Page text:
Moving beyond Analysis
Problems concerning our water resources are of our own doing. The discussed aspect will limit access to water in every country, creating internal and external competition for the precious resource therein — inside, different sectors will compete for water whereas outside, disputes over shared water resource will intensify. Unless coordination and a balance in the pertinent countries’ water demand are achieved, the decreasing water quality and quantity of the shared resource will worsen intra- and international conflicts.
The struggle of meeting persistent water demands will see our ecosystems suffering dire damages. Reports show that since 1990, some 50% or more of the world’s wetlands have been lost, leading to the extinction of 80 species of fish. Dams, diversion and canals continue to disrupt the flow of up to 60% of the world’s largest rivers, destroying our ecosystems downstream, not forgetting that we dispose of 2 million tonnes of human waste every day into our rivers. Beyond analysis, there is a huge need for us to improve our rudimentary knowledge about aquatic ecosystems and how much water they need an enormous task lies ahead — to maintain and help repair our water ecosystems while satisfying basic human requirements and spurring economic growth.
We all have a role to play in mitigating our water problems. However, the scientific and engineering professions will take centre stage in re-configuring the existing systems and creating new ones to allow us to keep as much water as possible. For example, there is ongoing development of specially-formulated concrete that sucks up natural-disaster water and stores it underground. Nations that run efficient water management systems based on existing scientific principles should distribute the knowledge and resources to others because, in the long run, these nations should realise that they are part of an integrated, global water-resource community and their future access to water depends on what other nations do. For, as always said, we may separate ourselves into nations for survival and security and achieve just the opposite.
To HAVE more or to BE more
The unnatural state of our water resources is evident in our backwardness. Our growth in numbers and our need to have more and ensure our survival has turned us into a pack of wolves — we destroy the sky, the land, our seas, our oceans, our rivers and our aquatic ecosystems. Our hunger for more makes us destroy the best among ourselves. It is all because we have disconnected ourselves from who we were before technological and industrial development. We had perfect chemistry with Mother Nature. We only took out of Her what we required for our basic needs, and life was good. We are also disconnected from who we are — we are blind to realise that the world’s water-shortage problems can be solved tomorrow (in fact right now) just by changing the way we see ourselves and each other. Each one of us is part of a universe, one consciousness, one body. So, to have more and keep resources away from another is the same as keeping it away from you. Therefore, nations, as we see today, go to war over water resources. In the process, we do not give enough attention to our environment, let alone seeing ourselves separate from it. We are inharmonious with it, out of sync. We choose to act in ways that do not give it enough time to repair itself, by wanting and attaining more and not willing to give back as much back to the environment.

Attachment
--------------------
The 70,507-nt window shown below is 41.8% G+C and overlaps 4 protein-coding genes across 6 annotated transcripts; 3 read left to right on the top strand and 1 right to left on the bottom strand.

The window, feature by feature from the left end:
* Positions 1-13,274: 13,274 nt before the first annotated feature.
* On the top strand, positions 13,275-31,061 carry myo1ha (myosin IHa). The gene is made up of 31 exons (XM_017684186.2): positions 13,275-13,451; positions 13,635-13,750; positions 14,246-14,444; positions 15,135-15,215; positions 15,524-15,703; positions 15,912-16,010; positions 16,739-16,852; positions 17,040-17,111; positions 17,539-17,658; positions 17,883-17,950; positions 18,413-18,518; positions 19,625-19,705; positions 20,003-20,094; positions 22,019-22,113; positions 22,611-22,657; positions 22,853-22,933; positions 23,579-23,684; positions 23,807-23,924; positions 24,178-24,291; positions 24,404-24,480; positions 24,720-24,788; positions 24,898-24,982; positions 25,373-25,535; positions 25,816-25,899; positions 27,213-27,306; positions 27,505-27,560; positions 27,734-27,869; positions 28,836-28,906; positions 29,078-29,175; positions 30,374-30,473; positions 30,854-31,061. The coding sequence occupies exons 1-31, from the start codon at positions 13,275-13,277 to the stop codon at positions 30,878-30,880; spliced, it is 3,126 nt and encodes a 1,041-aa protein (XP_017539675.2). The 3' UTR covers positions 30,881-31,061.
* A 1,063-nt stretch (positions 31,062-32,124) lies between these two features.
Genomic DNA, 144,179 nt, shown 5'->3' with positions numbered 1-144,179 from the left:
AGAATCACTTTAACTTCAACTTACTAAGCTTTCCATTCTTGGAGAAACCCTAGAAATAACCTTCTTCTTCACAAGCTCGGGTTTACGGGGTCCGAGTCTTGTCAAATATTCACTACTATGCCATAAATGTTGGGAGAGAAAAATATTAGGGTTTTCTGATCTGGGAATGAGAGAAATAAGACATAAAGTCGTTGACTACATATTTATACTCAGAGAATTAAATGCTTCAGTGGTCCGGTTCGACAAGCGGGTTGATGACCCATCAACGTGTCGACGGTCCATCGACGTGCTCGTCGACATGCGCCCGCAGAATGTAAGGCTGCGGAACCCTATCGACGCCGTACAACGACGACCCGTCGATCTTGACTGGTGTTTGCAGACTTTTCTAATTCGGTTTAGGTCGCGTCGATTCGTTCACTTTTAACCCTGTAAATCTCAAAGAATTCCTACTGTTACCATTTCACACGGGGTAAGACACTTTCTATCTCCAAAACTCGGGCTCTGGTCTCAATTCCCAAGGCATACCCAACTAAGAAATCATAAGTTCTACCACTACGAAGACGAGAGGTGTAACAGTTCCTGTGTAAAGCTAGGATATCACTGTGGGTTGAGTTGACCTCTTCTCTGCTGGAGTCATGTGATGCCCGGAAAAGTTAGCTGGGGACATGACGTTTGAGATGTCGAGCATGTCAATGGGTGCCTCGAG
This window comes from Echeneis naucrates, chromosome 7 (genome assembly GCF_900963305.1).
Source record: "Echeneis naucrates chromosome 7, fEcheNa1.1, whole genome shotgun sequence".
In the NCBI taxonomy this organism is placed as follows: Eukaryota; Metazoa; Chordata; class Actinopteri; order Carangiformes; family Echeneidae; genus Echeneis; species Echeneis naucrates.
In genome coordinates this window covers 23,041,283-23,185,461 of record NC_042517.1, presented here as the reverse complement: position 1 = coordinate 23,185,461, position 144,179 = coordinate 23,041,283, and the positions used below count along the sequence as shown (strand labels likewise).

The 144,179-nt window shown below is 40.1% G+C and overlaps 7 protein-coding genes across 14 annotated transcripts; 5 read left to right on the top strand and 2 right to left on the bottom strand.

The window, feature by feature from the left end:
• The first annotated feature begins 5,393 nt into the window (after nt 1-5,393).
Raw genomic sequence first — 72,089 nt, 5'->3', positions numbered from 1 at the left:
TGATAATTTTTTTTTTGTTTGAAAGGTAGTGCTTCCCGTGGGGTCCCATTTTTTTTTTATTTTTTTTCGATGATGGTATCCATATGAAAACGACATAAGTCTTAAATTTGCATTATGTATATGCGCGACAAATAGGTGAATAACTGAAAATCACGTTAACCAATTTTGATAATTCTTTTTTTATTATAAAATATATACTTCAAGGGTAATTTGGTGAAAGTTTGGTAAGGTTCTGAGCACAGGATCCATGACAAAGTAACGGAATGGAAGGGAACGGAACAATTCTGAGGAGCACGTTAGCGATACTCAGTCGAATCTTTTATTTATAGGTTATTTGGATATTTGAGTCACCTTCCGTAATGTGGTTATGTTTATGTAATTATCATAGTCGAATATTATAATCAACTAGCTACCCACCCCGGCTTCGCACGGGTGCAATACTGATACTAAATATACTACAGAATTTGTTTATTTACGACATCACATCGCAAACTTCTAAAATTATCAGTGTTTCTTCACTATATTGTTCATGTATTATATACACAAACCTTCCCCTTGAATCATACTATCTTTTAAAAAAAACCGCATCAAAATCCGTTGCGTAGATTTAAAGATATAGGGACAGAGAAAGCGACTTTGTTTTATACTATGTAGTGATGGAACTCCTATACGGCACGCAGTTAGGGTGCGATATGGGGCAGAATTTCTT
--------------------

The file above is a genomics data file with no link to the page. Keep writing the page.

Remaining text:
We may be seeking answers elsewhere, not knowing that we must just remember that the world has more than enough for everyone’s basic needs to be met. Does humanity then still want to have more or be more?